But things were not going as they should have. At Kumasi, 200km from Nsutan, the driver drove the bus to a filling station and stopped once again. When I asked why he could not just go on, he snapped: “If you’re so desperate to get to Ouagadougou, why didn’t you take a plane?”

It was clear that this was going to be a tiring journey.

After the driver finished refuelling the bus, we headed for Tamale, a town more than 200km from Kumasi. As the bus crawled on, the driver stopped briefly at Tetina to pick up passengers. I discovered this was normal practice for drivers along their routes. I wanted to ask him whether the money would go into his employer’s coffers but I did not. Like bus drivers everywhere, the driver would oppose anyone who questioned his behaviour.

A few hours after we left Tetina, we encountered another bad piece of road. There were gullies, potholes and loose stones in and on the highway. To cope with them, the driver slowed down.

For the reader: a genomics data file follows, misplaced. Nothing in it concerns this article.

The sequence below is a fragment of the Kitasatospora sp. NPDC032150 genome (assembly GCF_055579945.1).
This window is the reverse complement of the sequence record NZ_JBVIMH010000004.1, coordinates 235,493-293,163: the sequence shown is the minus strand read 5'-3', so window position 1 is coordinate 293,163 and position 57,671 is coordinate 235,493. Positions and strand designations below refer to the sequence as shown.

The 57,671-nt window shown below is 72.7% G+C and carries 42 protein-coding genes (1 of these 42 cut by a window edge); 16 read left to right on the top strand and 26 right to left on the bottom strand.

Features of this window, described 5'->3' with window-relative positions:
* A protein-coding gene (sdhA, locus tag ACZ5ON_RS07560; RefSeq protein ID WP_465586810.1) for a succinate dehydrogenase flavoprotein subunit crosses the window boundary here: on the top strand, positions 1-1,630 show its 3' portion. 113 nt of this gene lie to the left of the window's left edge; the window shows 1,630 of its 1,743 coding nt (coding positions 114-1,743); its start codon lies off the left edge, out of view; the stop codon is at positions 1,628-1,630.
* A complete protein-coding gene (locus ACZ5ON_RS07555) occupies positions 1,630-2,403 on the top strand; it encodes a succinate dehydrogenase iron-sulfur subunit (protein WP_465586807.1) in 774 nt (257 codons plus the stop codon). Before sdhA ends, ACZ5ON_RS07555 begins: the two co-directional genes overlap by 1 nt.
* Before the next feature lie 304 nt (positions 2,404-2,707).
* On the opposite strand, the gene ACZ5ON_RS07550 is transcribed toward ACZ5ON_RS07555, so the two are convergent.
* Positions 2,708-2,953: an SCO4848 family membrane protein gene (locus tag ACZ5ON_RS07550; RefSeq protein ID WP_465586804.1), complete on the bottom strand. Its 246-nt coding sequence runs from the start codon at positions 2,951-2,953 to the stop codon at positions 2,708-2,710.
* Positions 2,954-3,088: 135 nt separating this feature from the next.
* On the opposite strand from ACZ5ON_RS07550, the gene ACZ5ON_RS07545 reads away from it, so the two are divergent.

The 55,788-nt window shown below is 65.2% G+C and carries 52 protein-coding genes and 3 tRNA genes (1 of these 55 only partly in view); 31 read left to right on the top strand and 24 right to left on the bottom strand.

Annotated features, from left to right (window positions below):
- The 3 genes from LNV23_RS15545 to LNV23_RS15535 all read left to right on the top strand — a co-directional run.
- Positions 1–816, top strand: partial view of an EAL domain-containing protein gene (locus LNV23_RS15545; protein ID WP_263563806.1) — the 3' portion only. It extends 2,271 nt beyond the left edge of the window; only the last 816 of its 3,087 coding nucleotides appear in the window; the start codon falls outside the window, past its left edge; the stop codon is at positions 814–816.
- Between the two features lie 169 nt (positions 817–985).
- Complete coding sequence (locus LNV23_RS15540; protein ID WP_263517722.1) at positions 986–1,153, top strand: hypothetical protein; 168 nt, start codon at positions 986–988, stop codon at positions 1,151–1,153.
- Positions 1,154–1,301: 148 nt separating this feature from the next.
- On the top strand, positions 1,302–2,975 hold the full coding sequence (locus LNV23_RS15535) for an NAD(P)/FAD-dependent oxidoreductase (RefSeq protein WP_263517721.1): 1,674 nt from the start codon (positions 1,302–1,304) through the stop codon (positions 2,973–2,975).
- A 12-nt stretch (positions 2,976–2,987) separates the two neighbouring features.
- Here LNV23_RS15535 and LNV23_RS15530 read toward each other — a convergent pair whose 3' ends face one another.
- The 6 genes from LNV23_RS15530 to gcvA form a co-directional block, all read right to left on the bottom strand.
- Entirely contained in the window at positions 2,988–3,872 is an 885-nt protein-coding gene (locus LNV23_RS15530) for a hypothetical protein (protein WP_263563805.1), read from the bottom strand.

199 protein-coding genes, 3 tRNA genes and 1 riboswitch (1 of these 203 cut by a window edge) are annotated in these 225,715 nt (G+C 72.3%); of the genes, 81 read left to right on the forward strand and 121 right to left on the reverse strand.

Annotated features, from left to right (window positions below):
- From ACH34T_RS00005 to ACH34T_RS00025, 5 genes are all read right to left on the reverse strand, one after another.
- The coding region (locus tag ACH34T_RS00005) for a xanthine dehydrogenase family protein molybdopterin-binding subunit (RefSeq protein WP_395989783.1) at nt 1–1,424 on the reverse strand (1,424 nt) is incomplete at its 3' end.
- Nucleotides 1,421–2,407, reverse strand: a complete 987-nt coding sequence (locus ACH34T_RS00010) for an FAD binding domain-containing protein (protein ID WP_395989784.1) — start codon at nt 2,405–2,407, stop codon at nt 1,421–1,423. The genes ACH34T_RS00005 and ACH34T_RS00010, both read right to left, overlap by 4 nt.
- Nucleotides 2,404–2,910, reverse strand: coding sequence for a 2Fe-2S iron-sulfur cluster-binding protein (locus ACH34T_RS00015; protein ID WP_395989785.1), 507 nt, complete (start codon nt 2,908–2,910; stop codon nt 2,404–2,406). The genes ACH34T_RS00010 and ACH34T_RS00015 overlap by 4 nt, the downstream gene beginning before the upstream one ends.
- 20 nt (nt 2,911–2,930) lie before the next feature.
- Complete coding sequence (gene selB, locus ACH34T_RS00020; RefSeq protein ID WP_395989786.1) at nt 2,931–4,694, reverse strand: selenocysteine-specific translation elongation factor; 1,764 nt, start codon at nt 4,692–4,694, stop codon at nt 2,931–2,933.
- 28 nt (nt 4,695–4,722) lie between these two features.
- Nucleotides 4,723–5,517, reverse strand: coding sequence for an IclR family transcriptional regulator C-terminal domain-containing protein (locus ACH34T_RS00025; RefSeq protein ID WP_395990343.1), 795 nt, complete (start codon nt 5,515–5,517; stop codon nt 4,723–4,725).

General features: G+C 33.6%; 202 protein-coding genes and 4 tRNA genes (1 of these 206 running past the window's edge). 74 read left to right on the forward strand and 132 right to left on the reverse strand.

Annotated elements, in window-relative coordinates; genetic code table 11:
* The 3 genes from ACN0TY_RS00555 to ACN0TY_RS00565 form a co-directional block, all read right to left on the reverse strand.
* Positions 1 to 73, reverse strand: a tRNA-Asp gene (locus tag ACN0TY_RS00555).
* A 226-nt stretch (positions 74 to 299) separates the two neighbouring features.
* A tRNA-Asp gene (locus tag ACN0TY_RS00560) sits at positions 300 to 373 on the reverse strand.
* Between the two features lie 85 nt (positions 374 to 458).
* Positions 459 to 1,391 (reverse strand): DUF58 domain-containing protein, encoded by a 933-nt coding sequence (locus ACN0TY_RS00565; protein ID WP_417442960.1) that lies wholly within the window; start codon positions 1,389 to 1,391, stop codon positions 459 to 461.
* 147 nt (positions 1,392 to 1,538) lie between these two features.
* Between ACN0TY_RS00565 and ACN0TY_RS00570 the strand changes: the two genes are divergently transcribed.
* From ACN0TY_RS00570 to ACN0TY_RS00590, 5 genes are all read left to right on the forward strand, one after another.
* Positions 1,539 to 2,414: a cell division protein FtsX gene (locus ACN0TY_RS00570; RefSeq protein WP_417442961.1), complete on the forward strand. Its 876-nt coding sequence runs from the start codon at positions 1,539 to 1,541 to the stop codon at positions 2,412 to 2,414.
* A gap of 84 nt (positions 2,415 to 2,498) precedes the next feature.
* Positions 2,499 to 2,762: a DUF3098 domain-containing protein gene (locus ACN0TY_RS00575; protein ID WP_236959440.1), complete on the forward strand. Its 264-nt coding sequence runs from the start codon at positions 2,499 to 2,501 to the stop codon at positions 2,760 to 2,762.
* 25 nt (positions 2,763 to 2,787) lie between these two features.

After two hours on the bad road, the bus got to a transit spot called Sawara in Katanpon, about 96km from Tamale in northern Ghana. The driver, who had been behind the steering wheel for 12 hours, stopped the bus, got down and sneaked into one of the joints in the place. After 30 minutes, he emerged, refreshed. His assistant took his position behind the steering wheel. This too, I discovered, was standard practice.

Now that it seemed we were making progress I felt better disposed to appreciate the buses. A 40-year-old Ghanaian acquaintance told me in Kumasi they had been around since he was a young boy. He told me a luxury bus could make as much as 3 500 cedis (more than $2 000) from an Accra-Ouagadougou return trip.

Our bus was typical of thousands of luxury buses that ply their trade in the region. They provide employment for drivers, ticket issuers, managers, clerks and canvassers, rescuing many young men and women from unemployment in the villages or from perpetrating crime in the cities.

Besides, when the buses stop at transit points, they are besieged by hawkers, who offer passengers all manner of goods for sale. The buses also carry traders and their goods around the region. They provide a reliable, regular service and so boost business.